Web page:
Hello! The City of Knoxville issued a Request for Qualifications last Friday seeking firms interested in designing, installing, and financing a large solar array for the Knoxville Convention Center. Interested parties may find the full RFQ at: http://www.cityofknoxville.org/purchasing/.
Below is the city's press release about the project, and below that additional information regarding electricity generation, cost, and pay back calculations.
Please contact Susanna Bass at 865-215-4430 for more information.
The City of Knoxville is seeking a contractor to design, install, and finance a large-scale solar photovoltaic (PV) array, ideally on the roof of the Knoxville Convention Center.
The City allocated $250,000 of Energy Efficiency & Conservation Block Grant funding towards this project and is seeking a firm that can leverage those funds by taking advantage of tax credits and other financial incentives, so that the solar array can be much larger than one directly financed by the City.
A Request for Qualifications of interested firms was issued today. Responses are due on March 5 and the City anticipates selecting the most qualified contractor on March 19. The solar installation should be completed and generating electricity by 2012.
The Convention Center solar project is only one element of the City’s overall plan to use the $2 million EECBG grant to encourage the development of clean energy sources here in Knoxville.
Although the exact size of the solar PV system will be determined by the financing structure proposed by the selected firm, the City hopes to achieve a system capacity of about 100 kW. A system this size would be comprised of over 500 solar panels and could generate enough electricity annually to power roughly 15 average American households for a year (according to average electricity consumption data from the EIA).
The system will participate in TVA’s Generation Partners Program, which means that all the clean energy it produces will feed directly into the electrical grid.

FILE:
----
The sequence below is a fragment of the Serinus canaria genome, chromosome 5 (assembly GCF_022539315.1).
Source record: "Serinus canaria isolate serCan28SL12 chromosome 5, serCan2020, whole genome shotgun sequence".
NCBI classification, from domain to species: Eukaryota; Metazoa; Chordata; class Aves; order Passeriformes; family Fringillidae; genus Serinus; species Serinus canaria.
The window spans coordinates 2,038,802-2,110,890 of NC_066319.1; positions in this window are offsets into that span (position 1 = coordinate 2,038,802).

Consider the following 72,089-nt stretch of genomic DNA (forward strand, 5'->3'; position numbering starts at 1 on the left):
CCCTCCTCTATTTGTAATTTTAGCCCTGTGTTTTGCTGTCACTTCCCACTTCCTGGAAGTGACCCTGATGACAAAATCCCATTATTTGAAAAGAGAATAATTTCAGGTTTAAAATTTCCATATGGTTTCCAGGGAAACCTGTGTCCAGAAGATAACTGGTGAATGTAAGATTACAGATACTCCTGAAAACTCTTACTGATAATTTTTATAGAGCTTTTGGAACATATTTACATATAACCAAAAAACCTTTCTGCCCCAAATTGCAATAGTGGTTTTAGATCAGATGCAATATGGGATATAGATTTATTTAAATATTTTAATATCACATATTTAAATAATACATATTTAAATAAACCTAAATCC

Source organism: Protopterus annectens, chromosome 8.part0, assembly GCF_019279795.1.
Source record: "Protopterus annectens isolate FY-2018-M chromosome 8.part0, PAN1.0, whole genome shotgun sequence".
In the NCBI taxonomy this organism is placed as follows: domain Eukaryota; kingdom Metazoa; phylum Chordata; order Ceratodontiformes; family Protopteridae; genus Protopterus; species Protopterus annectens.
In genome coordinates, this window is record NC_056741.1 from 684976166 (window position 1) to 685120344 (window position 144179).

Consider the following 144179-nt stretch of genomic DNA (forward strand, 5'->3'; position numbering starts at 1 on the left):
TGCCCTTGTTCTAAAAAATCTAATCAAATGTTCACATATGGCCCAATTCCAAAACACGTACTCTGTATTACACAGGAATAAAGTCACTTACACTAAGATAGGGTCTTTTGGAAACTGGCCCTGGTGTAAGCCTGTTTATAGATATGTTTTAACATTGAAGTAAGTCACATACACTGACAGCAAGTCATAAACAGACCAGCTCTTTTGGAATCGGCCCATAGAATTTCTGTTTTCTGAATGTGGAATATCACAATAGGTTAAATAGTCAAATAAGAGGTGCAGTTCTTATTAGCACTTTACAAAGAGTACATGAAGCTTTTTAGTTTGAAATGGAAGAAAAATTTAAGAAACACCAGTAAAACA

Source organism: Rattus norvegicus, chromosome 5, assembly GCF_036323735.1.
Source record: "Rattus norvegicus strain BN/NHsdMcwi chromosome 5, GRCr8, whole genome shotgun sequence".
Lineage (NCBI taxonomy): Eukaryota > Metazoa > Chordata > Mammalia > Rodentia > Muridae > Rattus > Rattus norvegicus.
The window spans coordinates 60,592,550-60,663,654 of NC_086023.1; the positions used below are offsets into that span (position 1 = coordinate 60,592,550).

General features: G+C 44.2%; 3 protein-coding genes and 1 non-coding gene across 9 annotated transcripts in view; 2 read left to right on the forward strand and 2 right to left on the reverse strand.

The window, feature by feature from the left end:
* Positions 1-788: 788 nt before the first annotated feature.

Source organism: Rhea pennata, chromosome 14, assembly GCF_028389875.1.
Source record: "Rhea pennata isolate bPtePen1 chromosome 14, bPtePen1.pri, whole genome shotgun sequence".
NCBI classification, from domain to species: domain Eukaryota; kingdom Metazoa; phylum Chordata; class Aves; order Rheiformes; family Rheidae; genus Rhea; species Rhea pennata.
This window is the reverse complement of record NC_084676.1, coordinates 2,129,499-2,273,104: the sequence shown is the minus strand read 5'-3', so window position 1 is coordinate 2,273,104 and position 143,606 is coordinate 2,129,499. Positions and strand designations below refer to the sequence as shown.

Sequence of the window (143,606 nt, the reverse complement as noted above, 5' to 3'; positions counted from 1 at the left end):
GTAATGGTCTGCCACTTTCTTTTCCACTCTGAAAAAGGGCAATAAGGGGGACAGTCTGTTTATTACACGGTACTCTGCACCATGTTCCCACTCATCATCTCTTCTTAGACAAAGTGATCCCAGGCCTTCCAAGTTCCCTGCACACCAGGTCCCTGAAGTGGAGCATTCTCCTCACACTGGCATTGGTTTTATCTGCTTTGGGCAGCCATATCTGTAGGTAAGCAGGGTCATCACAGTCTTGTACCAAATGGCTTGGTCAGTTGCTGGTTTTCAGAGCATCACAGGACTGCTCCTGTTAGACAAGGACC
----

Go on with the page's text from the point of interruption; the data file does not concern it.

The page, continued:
Knoxville still has to obtain the necessary environmental approvals to place the array of solar panels on the Convention Center. If it cannot obtain those, the city would look to install the system on another large publicly-owned structure.
“The intent of this project is to catalyze local solar market growth through successful execution of a third party financing model” says Susanna Bass, the City’s Sustainability Program Manager. “These grant funds provide an opportunity for the City to host this project, providing both a location and seed funds for a financing plan.”
The innovative financing model sought for this project means that the City can expect significant leverage of grant funding. Assuming the total cost for designing and installing a 100 kW system is $1 million dollars, the City will only contribute $250,000, and the winning company will be responsible for the remaining $750,000. Tax credits, depreciation benefits, and the value of produced electricity - which TVA will purchase for $0.12 above the GSA 1 electricity rate - can help that company re-coup their investment.
Beyond the obvious positive environmental impacts of deploying clean energy systems (solar PV creates energy without emitting any pollutants), providing a successful example of how third party financing of renewable energy can work in the Tennessee Valley will compliment the Knoxville’s Solar America Cities Program’s efforts to build a strong local supply and demand market for solar. If the system size reaches 100 kW, it will be the largest PV system in Knoxville and will help build a market for other large solar arrays that can create and sustain local jobs in the solar industry. This project is estimated to create or retain 8 jobs, according to DOE’s job calculator for stimulus activities.
“Third-Party Financing has helped solar grow tremendously in other parts of the country. By demonstrating a workable model, we can help bring that momentum to this area”, Bass said.
The project is being funded with part of a $2 million Energy Efficiency & Conservation Block Grant the city received last year from the U.S. Department of Energy. The EECBG grant is part of the American Recovery and Reinvestment Act funds the City received, and is commonly referred to as federal stimulus money.
More information about financing, electricity output, and pay-back
Projected system size (actual size TBD): 100 kW
Average daily electricity output: 450 kWh
Average annual electricity output: 164,250 kWh
Value of produced electricity via TVA’s Generation Partners (Good for 10 years):
GSA 1 rate + .12 = $0.205/ kWh in 2010.
Average annual value of electricity: $33,700 in 2010.
Estimated total cost of system: $1,000,000
City contribution: $250,000
Leveraged funds: $750,000
Net cost after tax credit for 30% of non-city funded system value: $525,000
Net cost after MACRS Depreciation tax benefits (conservatively valued at 5% of system cost):
Assuming annual GSA 1 rate increase of 3%, estimated pay-back time: Less than 16 years
Net system cost after Tax Benefits: $475,000
Total value of produced electricity via TVA’s Generation Partners (10-yr program): $357,490
Assuming value of produced electricity equals GSA 1 rate, additional years necessary for system pay-back: Less than 6 years